President’s Message

HR Journal (September 2018 Issue)

 

Labour Shortages and HKIHRM Pulse Survey on Hiring of Retirees

 

 

Dear Members,

 

Hong Kong is facing a tight labour market which has raised concerns for employers, especially at a time when the city’s latest unemployment rate registers at 2.8%, a two-decade low, against the backdrop of our dwindling manpower pool resulting from a low birth rate and ageing population.

According to the Census and Statistics Department, Hong Kong’s crude birth rate in 2017 stood at 7.7%, a continuous drop from 13.5% in 2011. At the same time, Hong Kong’s population aged 65 or above has reached 1.16 million, and by year 2036, the population in this age bracket is estimated to soar to 2.37 million. Statistics also show that the projected number of workers in Hong Kong will decline from 3.65 million in 2017 to 3.43 million in 2037, with a staggering drop of 6% in Hong Kong’s manpower pool in the next two decades.

In early August, I represented the Institute to attend the 2018-19 Policy Address Consultation Session to share members’ views on employmentrelated issues, among which the shrinking workforce and labour shortages were high on the agenda. While the government has put in efforts to relieve Hong Kong’s talent shortages by introducing various talent importation schemes to attract talent from overseas and the Mainland, there is untapped local human capital that can be further explored such as women with family responsibilities, the disabled and ethnic minorities. Equally important, the increasing population of “youngolds” and retirees who are still physically able and willing to work can possibly provide an immediate solution to alleviate our current labour shortfall.

The government has taken the lead to extend the retirement age of general civil servants and staff members of disciplined services to 65 and 60 respectively, hoping that the private sector will follow suit to extend the contractual retirement age. To give employers more impetus to consider re-employment of “young-olds”, it is suggested that the government should extend the employment programme for the middle-aged workforce to employers who engage matureaged workers aged 60 or higher. In tandem with the current measures, it is essential that the government seeks to provide means and incentives to encourage our workers to pursue life-long learning to develop new skills and knowledge in order to meet Hong Kong’s future needs.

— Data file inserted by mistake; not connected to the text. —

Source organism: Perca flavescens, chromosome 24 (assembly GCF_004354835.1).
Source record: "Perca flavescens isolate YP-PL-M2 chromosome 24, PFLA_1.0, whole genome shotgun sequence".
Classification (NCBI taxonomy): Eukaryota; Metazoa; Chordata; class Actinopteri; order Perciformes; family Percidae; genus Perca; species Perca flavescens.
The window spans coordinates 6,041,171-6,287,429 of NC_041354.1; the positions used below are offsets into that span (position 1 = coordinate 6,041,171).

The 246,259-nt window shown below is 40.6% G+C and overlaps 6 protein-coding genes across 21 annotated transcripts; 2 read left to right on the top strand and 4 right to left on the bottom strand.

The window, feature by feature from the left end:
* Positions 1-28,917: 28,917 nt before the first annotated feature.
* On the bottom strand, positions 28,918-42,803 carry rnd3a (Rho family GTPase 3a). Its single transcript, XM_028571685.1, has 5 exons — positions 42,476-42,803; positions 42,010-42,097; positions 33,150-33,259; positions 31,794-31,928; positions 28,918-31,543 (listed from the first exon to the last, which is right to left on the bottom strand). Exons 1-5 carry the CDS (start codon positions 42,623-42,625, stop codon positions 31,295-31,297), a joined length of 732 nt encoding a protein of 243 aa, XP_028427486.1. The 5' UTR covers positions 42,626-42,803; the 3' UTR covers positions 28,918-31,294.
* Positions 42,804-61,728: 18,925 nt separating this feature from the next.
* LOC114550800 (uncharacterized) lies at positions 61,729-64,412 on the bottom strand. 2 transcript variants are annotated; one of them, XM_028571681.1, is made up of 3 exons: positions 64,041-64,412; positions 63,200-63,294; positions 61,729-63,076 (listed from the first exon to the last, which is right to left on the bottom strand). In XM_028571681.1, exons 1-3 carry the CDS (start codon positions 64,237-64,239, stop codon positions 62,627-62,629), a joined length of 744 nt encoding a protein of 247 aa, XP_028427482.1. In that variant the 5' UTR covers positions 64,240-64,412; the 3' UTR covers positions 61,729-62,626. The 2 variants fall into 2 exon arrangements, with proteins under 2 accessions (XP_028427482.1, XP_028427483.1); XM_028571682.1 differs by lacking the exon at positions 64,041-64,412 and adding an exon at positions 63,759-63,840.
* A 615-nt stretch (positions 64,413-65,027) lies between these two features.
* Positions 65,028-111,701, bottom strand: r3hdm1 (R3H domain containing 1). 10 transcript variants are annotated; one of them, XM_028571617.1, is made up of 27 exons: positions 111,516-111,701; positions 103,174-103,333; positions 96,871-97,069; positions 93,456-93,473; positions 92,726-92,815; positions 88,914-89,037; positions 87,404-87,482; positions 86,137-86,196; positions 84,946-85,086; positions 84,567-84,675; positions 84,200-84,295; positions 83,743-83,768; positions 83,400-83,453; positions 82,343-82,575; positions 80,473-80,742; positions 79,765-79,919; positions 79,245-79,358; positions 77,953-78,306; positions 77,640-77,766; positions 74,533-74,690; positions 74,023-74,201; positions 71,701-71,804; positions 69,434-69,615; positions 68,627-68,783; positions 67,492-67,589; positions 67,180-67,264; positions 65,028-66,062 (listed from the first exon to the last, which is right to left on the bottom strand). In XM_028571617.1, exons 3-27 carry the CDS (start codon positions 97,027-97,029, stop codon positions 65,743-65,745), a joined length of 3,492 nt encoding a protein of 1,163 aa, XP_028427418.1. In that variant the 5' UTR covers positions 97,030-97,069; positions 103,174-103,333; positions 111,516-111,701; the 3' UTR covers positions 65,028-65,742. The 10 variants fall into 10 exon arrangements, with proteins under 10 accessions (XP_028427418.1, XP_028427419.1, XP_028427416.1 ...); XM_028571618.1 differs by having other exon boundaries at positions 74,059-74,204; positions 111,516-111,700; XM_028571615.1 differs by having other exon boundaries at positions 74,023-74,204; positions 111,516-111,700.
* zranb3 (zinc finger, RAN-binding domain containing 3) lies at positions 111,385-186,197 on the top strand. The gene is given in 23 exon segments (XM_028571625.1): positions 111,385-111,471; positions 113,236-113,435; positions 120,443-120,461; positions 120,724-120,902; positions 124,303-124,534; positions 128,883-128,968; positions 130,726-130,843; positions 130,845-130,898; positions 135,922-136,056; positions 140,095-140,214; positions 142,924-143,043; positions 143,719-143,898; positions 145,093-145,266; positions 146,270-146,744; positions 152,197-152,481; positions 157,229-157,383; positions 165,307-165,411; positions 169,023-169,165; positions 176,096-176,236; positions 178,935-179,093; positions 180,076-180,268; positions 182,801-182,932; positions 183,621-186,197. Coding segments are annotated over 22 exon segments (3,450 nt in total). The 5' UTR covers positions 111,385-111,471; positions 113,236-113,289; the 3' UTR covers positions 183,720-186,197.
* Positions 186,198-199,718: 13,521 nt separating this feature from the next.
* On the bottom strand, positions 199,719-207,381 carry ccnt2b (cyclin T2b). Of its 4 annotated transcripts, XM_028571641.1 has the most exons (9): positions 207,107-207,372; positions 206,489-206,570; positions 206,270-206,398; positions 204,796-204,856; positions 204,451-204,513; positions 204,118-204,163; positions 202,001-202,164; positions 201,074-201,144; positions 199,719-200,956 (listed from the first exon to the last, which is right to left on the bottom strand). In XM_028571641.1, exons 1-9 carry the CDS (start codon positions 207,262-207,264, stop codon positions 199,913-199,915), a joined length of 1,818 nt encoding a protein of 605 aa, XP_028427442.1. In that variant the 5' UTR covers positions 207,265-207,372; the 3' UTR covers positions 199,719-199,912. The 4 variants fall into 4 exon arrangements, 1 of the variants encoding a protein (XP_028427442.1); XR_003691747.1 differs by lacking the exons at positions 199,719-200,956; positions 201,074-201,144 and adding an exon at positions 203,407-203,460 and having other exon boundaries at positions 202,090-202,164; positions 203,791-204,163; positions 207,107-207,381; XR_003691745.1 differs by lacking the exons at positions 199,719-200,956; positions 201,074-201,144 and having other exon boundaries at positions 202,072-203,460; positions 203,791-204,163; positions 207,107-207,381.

Engaging mature-aged workers and retirees in extended employment will be a major area for the government to focus on when it comes to planning for Hong Kong’s future human capital development. The HR profession will certainly have an influential role to play in advising the government on such issues. In this connection, the Institute conducted an HR Pulse survey with members in late August and early September to understand the attitudes of businesses towards the employment of retirees, including current practices and policies, as well as perceived advantages and barriers.


Engaging mature-aged workers and retirees in extended employment will be a major area for the government to focus on when it comes to planning for Hong Kong’s future human capital development. The HR profession will certainly have an influential role to play in advising the government on such issues. In this connection, the Institute conducted an HR Pulse survey with members in late August and early September to understand the attitudes of businesses towards the employment of retirees, including current practices and policies, as well as perceived advantages and barriers.

 

 

 

 

Margaret Cheng
President of the HKIHRM

 


Copyright © 2018 Hong Kong Institute of Human Resource Management. All Rights Reserved.
powered by Motherapp Limited